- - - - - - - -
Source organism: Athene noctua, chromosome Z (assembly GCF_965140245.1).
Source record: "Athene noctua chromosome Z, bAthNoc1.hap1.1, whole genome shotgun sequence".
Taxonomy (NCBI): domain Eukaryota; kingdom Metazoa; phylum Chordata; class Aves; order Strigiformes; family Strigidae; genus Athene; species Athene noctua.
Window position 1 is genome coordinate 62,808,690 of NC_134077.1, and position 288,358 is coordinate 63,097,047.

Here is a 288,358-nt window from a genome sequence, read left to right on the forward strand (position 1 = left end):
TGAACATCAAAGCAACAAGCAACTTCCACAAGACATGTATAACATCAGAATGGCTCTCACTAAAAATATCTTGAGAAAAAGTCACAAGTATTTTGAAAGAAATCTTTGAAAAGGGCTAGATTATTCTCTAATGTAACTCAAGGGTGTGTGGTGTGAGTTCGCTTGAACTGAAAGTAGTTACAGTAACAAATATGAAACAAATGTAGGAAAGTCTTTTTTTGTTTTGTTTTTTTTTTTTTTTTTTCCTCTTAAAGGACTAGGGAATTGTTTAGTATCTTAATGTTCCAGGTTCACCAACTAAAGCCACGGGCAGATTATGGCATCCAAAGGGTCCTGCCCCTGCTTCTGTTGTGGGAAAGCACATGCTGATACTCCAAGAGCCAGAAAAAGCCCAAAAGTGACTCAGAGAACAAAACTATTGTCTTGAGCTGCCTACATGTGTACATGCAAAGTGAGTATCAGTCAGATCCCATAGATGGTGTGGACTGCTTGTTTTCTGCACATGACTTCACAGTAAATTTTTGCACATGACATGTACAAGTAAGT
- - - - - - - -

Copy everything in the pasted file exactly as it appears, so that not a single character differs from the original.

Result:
Source organism: Athene noctua, chromosome Z (assembly GCF_965140245.1).
Source record: "Athene noctua chromosome Z, bAthNoc1.hap1.1, whole genome shotgun sequence".
Taxonomy (NCBI): domain Eukaryota; kingdom Metazoa; phylum Chordata; class Aves; order Strigiformes; family Strigidae; genus Athene; species Athene noctua.
Window position 1 is genome coordinate 62,808,690 of NC_134077.1, and position 288,358 is coordinate 63,097,047.

Here is a 288,358-nt window from a genome sequence, read left to right on the forward strand (position 1 = left end):
TGAACATCAAAGCAACAAGCAACTTCCACAAGACATGTATAACATCAGAATGGCTCTCACTAAAAATATCTTGAGAAAAAGTCACAAGTATTTTGAAAGAAATCTTTGAAAAGGGCTAGATTATTCTCTAATGTAACTCAAGGGTGTGTGGTGTGAGTTCGCTTGAACTGAAAGTAGTTACAGTAACAAATATGAAACAAATGTAGGAAAGTCTTTTTTTGTTTTGTTTTTTTTTTTTTTTTTTCCTCTTAAAGGACTAGGGAATTGTTTAGTATCTTAATGTTCCAGGTTCACCAACTAAAGCCACGGGCAGATTATGGCATCCAAAGGGTCCTGCCCCTGCTTCTGTTGTGGGAAAGCACATGCTGATACTCCAAGAGCCAGAAAAAGCCCAAAAGTGACTCAGAGAACAAAACTATTGTCTTGAGCTGCCTACATGTGTACATGCAAAGTGAGTATCAGTCAGATCCCATAGATGGTGTGGACTGCTTGTTTTCTGCACATGACTTCACAGTAAATTTTTGCACATGACATGTACAAGTAAGT